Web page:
of points. Although section 1538(c) invests a degree of discretion in the Department, the sine qua non for suspension under that provision is the accumulation of points over a specified number during a specified period. The language of section 1551 does not in any way suggest that its applicability should be limited to instances where the imposition of suspension is mandatory. Moreover, section 1551 is stated in mandatory language, e.g., " shall prohibit the Department from suspending the license . . .", as opposed to precatory language. See, e.g., Francis v. Corleto, 418 Pa. 417, 211 A.2d 503 (1965); Amalgamated Transit Union, Division 85 v. Port Authority of Allegheny County, 417 Pa. 299, 208 A.2d 271 (1965); Crane's Appeal; 344 Pa. 624, 26 A.2d 457 (1942); National Transit Co. v. Boardman, 328 Pa. 450, 197 A. 239 (1938).
The Commonwealth Court concluded that there would be an internal inconsistency in the Act if section 1551 was not interpreted as being inapplicable to suspensions under section 1538(c). That court reasoned that "[t]o construe the six-month notice provision of section 1551 as applicable to discretionary suspensions imposed under section 1538(c) would produce a result which is absurd and unreasonable."*fn4 Commonwealth, Dept. of Transportation, Bureau of Traffic Safety v. Lewis, 78 Pa. Commw. 29, 32, 466 A.2d 793, 795 (1983). The Commonwealth Court creates the "absurd and unreasonable" result by the strained interpretation it places upon Section 1535(c).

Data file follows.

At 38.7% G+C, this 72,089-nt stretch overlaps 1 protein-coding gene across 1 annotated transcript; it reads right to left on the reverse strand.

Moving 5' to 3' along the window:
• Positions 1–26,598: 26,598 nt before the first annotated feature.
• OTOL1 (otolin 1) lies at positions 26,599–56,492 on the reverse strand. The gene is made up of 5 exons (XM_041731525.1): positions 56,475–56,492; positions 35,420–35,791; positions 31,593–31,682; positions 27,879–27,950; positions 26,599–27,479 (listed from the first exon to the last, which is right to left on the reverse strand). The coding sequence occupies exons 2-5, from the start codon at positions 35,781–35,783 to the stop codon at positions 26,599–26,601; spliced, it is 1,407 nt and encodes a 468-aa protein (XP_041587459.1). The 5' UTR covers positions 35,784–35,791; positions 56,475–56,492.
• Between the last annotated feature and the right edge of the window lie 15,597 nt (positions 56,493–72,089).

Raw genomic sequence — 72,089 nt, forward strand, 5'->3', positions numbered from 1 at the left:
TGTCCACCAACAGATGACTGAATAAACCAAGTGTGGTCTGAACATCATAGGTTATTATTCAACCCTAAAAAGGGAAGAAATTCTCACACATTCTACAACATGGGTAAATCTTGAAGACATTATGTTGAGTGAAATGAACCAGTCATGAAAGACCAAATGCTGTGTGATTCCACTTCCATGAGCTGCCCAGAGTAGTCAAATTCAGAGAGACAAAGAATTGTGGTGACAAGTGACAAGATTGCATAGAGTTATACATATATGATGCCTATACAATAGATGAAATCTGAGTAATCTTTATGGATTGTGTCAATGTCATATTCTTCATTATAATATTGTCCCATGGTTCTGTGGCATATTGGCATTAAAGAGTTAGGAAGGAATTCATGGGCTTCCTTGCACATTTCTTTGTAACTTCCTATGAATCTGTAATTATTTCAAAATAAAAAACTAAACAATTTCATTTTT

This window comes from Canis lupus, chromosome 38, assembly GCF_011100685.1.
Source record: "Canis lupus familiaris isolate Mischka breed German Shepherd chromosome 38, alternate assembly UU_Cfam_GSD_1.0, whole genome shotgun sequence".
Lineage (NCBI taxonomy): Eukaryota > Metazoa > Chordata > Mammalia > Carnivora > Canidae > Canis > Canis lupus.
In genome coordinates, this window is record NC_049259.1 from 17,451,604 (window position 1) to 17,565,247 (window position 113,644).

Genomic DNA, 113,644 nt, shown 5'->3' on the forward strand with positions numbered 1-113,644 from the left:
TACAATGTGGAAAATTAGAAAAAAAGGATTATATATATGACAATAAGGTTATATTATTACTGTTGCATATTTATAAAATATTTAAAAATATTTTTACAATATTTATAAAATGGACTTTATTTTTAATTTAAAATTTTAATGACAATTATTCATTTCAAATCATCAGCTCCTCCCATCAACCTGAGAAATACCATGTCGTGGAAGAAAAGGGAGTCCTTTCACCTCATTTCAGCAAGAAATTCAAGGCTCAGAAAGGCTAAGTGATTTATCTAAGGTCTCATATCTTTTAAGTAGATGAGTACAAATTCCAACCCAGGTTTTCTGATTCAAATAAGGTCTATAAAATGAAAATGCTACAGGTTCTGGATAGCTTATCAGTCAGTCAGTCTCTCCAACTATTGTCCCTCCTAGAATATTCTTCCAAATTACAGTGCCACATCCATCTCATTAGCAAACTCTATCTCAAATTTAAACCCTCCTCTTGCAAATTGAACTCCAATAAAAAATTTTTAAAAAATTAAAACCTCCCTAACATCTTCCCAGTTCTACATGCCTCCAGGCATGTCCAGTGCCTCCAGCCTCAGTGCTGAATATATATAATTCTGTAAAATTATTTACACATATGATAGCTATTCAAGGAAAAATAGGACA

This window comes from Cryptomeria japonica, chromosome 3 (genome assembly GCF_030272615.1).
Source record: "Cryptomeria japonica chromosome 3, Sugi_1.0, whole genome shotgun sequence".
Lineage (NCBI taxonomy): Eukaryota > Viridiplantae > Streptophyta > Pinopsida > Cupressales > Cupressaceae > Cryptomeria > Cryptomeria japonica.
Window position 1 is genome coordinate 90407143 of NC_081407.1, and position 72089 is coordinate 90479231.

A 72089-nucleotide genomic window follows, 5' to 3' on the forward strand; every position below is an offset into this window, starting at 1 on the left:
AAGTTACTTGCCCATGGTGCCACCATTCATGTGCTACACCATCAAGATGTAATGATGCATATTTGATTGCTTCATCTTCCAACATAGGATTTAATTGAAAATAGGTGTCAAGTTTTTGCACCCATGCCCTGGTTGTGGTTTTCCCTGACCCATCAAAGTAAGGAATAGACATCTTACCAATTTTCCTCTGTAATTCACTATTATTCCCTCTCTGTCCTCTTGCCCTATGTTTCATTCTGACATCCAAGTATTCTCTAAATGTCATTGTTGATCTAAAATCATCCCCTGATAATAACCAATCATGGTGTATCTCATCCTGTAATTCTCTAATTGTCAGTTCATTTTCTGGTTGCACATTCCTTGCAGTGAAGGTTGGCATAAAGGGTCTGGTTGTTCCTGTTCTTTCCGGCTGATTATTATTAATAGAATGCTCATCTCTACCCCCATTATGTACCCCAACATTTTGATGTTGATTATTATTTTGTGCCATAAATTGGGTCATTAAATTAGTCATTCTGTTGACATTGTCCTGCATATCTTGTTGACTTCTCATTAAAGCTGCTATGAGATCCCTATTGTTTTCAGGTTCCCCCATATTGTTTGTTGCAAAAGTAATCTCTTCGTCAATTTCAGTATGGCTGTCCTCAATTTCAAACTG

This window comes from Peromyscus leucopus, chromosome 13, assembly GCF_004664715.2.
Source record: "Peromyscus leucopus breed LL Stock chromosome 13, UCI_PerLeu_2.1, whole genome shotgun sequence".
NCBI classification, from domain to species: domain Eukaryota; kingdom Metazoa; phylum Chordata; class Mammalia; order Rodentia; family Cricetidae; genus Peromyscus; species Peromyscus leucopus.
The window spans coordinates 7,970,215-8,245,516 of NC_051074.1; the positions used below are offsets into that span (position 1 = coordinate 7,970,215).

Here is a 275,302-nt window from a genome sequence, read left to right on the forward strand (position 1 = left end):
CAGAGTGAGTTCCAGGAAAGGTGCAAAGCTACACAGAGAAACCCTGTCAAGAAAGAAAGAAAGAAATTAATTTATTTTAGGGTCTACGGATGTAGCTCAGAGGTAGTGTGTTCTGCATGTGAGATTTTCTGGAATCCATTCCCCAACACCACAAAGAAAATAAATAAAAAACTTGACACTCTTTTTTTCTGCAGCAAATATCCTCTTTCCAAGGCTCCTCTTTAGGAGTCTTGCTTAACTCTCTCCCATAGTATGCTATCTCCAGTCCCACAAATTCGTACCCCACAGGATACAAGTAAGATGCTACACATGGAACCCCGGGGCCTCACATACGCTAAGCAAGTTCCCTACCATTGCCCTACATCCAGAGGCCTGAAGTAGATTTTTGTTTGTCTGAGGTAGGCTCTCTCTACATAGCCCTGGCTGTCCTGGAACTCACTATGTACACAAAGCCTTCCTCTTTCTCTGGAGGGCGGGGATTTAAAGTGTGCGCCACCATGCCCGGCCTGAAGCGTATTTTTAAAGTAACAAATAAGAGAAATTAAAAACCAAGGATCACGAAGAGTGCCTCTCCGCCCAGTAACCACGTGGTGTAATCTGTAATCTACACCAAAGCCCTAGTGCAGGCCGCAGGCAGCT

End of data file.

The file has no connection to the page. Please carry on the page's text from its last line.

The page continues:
Section 1535(c) provides:
(c) No points after six months. -- The department shall assign points to the record of any person within six
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months from the date of a conviction. Any points assigned after such six-month period shall be null and void.
The Commonwealth Court has interpreted this section as providing the department the right to choose, during the six (6) month period following the date of conviction, when to assign the points. See Commonwealth, Department of Transportation, Bureau of Traffic Safety v. Lynch, 77 Pa. Commw. 185, 465 A.2d 710 (1983). Such an interpretation is at odds with the clear legislative scheme of the Code. Sections 1535(c), 1537*fn5 and 1551 all reflect an intention to carefully limit the period in which an operator is to be exposed to sanctions as a result of a violation under the Code. Both sections 1535(c) and 1551 provide for the date of conviction as being the operative event from which the six-month time period should run. Reading the sections together, the Department, if it is to assess points for the violation, must do so within six (6) months. If the assessment is to result in further action such as a suspension, then both the assessment and the notification of the suspension must be within that period. Had the legislature intended otherwise, it would have clearly expressed that direction by using the date of the assignment of points rather than the date of conviction in section 1551.
The Code sets forth in section 1535(a) a list of offenses and the number of points each of those offenses should be assigned. Section 1535(a) makes it mandatory that every licensed driver in the Commonwealth "who is convicted of [any of the enumerated offenses] shall be assessed points as of the date of violation in accordance"